Liv and Ingmar: Talking with Director Dheeraj Akolkar About the Love Story
Liv Ullmann and Ingmar Bergman.
On January 10, Liv and Ingmar, Dheeraj Akolkar's moving documentary about Swedish filmmaker Ingmar Bergman and his muse, actress Liv Ullmann, opens at the Opera Plaza Cinema. The film is a love story, a valentine to two great artists who inspired each other to do their best work. Decades after their romantic relationship ended, Ullmann and Bergman continued to love each other deeply and profoundly. The films they made during their post romance period continue to mesmerize film lovers.
Akolkar's film becomes startlingly intimate as Ullmann sits before the camera and quietly speaks of her personal and professional association with Bergman. She appears to hold nothing back, candidly recalling their stifling romantic relationship, in which she felt trapped. Through Bergman's lens, moviegoers were able to peer inside Ullmann's soul.
After they broke up, they continued working together, producing masterful films such as Cries and Whispers (1972), Scenes From A Marriage (1973) and Autumn Sonata (1978).
With each new film, their respect and love for each other grew and grew. Their spirits were intertwined. And yet they never got back together.
"They longed for each others' friendship and creative association, which in my belief was far stronger" Akolkar told SF Weekly. "But love is a mysterious phenomenon. If you have truly loved, you don't grow out of it. Even today, they are connected, I am sure of that. My favorite line from Liv's book Changing is 'I knew I could never leave him, and in a way I never have'. That knowledge, deep in your heart, that is love."
Liv Ullmann and Hollywood legend Ingrid Bergman in Ingmar Bergman's Autumn Sonata (1978).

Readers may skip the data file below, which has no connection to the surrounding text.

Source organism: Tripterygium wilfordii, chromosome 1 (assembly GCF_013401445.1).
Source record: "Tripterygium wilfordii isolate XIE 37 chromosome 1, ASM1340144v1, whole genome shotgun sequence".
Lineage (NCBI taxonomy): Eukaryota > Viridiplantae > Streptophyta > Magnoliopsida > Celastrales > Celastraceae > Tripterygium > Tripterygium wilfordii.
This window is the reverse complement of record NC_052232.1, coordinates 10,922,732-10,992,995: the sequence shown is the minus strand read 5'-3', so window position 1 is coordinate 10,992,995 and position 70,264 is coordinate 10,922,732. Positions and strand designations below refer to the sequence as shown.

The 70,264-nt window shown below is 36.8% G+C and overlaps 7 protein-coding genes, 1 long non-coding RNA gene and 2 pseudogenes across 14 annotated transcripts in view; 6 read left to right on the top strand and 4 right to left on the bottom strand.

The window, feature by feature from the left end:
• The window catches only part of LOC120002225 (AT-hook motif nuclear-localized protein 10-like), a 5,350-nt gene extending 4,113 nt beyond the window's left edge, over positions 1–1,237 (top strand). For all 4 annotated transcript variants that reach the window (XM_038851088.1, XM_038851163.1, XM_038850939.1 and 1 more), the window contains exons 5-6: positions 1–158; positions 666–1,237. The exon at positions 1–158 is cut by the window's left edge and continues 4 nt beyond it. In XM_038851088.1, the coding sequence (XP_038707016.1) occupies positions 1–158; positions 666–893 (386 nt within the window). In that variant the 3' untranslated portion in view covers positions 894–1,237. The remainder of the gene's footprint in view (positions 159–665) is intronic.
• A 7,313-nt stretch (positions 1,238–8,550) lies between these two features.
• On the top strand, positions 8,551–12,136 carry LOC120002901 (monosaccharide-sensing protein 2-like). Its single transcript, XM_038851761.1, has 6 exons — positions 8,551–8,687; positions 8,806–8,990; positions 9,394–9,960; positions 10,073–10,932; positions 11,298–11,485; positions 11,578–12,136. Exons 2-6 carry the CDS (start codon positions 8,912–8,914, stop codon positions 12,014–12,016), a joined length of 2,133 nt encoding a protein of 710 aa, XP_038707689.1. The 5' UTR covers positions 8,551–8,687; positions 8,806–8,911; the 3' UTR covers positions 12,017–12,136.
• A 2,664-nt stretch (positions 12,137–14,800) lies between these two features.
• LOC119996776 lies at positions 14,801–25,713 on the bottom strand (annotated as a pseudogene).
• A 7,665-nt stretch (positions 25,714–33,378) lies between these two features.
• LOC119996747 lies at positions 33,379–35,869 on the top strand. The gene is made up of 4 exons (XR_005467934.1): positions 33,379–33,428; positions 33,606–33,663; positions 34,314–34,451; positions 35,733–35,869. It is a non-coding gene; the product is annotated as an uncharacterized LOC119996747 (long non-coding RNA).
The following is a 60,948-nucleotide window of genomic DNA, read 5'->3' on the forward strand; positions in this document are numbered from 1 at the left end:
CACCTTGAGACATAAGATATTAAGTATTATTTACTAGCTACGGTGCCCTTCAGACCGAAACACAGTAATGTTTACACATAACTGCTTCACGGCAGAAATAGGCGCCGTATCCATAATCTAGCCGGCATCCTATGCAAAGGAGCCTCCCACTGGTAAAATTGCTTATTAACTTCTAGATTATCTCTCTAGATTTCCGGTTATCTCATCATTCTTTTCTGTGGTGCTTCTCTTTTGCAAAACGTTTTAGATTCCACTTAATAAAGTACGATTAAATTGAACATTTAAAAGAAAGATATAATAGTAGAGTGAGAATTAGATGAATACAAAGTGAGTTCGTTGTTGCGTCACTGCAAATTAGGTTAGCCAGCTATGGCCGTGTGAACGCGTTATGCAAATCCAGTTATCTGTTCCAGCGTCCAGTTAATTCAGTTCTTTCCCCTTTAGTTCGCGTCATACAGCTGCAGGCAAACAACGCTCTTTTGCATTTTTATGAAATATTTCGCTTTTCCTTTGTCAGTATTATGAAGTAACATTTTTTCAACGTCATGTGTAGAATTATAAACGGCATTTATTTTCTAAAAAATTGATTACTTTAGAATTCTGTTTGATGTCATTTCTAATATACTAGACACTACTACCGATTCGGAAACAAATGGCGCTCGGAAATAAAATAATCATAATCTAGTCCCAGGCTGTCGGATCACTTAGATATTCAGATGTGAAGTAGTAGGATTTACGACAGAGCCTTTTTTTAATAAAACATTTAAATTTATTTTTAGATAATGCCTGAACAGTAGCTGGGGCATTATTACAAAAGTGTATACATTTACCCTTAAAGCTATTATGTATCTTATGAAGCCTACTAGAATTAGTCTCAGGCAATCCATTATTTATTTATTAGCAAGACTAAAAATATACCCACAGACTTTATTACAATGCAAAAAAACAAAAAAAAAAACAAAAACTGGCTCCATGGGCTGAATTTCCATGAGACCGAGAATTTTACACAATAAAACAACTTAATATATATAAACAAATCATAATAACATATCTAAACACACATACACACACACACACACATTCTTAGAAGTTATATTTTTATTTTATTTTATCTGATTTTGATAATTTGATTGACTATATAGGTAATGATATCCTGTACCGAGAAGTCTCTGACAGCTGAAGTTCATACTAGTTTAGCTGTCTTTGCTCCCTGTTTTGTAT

As Ullmann speaks, her and Bergman's story is illustrated with clips from their films, pictures from their lives, and newly shot footage of Bergman's house. Ullmann walks quietly through the house as she recalls memories both good and bad. Sometimes she smiles. Sometimes her eyes well up with tears.
"It is truly splendid that she did open up for our film," said Akolkar. "I know that she felt safe, not only with me as the director, but with the whole crew. She loved the producer and the cinematographer. The sound recordist and she had the same favorite Bergman film."
He went on to say, "Our researcher showed her pictures from the only play she and Ingmar did together at the National Theater in Oslo ('Six Characters in Search of an Author' by Pirandello) that brought back memories. Together we were in the house that Bergman built for her on the island of Faro. She knew our attentions and approach came from a place of deep respect. That is the reason she chose to open up."
While parts of the film might induce tears, there are several surprisingly lighthearted moments. Ullmann and Bergman, purveyors of some of the cinema's most morose films, weren't afraid to giggle when the cameras weren't rolling.
"Liv Ullmann has an incredible sense of humor," Akolkar said. "She cracks some amazing jokes, some practical jokes too. And she is a team player, she loves to be surrounded by everyone. There was no hierarchy when we were working, and it helps immensely when someone so senior, and a legend, is so human and real. She is pure sunshine!"
When asked what he thought might be the legacy of Ullmann and Bergman, the filmmaker said, "One word comes to mind: integrity. Their artistic integrity is the reason for their longevity and success. They have both left behind -- and Liv is still creating -- timeless works. Cinema of great honesty. In that purity is their legacy. As a student of the cinema, that is what I learn from them both. You have to make art for the sake of art, and then it has a chance of surviving through time and boundaries."
Look for Liv and Ingmar at the Opera Plaza Cinemas (601 Van Ness).
Liv Ullmann, with Erland Josephson, in Bergman's Cries and Whispers.